The European Commission has proposed new rules for the Schengen Agreement, according to a press release and Q&A published by the Commission.
According to the Commission, the new rules take the lessons learned during the Covid-19 pandemic in reference to travel restrictions, border closures, and other restrictions on the freedom of movement inside of the Schengen Area.
In actuality, the new rules give Member States expanded power to impose longer and stricter internal border controls on other Member States.
After many Member States have abolished, reintroduced, and sustained travel restrictions with other Member States since March 2020 and the growing humanitarian crisis on Poland’s border with Belarus, the Commission has finally addressed this issue, but not in the way that many would have hoped for.
The question now is, to what extent is the Commission proposing that Member States can go against the fundamental values of the Schengen Agreement? Schengen-Visa.com will try to answer this question in the paragraphs following.
The Current Schengen Rules for Travel Restrictions
There are currently two articles of the Schengen Agreement that can be used to introduce border closures, internal border controls, and travel restrictions on other Schengen Member States:
Article 28: In cases requiring immediate action, Member States can introduce temporary border controls on other Member States for a limited period of up to 10 days. This measure can be extended to 20 days and for a maximum total of two months.
Article 25: In situations that are foreseeable, Member States can impose internal border controls for an initial period of 30 days, with a maximum renewal period of 6 months.
The Proposed Changes to the Schengen Rules
Most notably, the new proposed changes facilitate longer periods of internal border controls and closures. These include:
Unforeseen events: Under the new rules, Member States can impose border controls for an initial period of up to 30 days, with a maximum renewable period of three months.
Under the old rules, Article 28 only allows a Member State to enact internal border controls for unforeseen events for 10 days, renewable to 20, with a maximum extension period of two months.
By extending the initial period from 10 to 30 days for unforeseen events, the Commission is proposing to triple the power of individual Member States to impose internal border controls.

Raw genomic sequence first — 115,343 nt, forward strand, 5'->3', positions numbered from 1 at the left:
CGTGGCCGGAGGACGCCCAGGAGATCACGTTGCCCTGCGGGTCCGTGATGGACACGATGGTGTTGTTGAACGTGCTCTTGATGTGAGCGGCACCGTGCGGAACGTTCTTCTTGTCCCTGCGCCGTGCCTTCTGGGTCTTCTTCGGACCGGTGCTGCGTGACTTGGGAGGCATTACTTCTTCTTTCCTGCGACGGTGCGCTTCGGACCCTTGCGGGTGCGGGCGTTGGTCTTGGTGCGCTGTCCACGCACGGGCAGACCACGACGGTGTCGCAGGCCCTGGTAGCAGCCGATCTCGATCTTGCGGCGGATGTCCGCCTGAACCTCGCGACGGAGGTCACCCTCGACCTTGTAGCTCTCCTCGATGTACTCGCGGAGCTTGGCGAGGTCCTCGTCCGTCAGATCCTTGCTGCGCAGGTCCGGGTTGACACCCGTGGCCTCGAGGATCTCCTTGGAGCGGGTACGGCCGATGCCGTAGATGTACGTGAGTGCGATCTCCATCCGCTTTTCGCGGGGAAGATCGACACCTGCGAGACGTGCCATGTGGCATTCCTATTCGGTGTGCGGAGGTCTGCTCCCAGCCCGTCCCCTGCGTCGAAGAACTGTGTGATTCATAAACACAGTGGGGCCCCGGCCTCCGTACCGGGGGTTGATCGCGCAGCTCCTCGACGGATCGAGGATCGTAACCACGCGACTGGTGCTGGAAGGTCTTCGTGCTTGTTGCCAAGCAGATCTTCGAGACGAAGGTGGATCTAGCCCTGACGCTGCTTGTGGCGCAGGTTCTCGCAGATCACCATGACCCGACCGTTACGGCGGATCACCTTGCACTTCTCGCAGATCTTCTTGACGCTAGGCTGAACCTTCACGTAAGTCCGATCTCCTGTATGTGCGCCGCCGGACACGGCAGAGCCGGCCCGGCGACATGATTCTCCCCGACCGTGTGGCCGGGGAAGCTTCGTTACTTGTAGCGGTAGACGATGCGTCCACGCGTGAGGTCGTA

Foreseeable events: The new rules would allow Member States to impose internal border controls for an initial period of 6 months, with the ability to extend these controls for a maximum of two years.
However, in “exceptional situations,” Member States can decide that “border controls need to be maintained longer” than two years.
The old rules under Article 25 allow a Member State to impose internal border controls for an initial period of 30 days with a maximum extension period of 6 months. The initial period for these new rules has been expanded by a multiple of 6, with the maximum period being quadrupled without extension.
More Notifications, Safeguards, Mitigating Measures, and a Possible Coordinated Resonse
On a positive note, the Commission proposes requiring Member states to give more detailed notifications when imposing internal border controls as well as requiring that Member States justify why their border controls are being imposed and/or prolonged.
The Commission is also proposing that Member States take more risk mitigation measures before imposing border controls.
Finally, the Commission proposes creating a system that would force Member States to assess with the Union whether their response is proportionate to the threat and create a more coordinated response when measures are needed. This, however, is something that to date has not been observed to have even been attempted at any point since March 2020.
In Spring and Summer 2020, European countries started imposing blanket travel bans and other harsh restrictions on the freedom of movement despite the core value of the Schengen Area being to facilitate freedom of movement. French President Emmanuel Macron called it “the death of Schengen.”
Was Macron correct?
To read the Commission’s Q&A, click this link.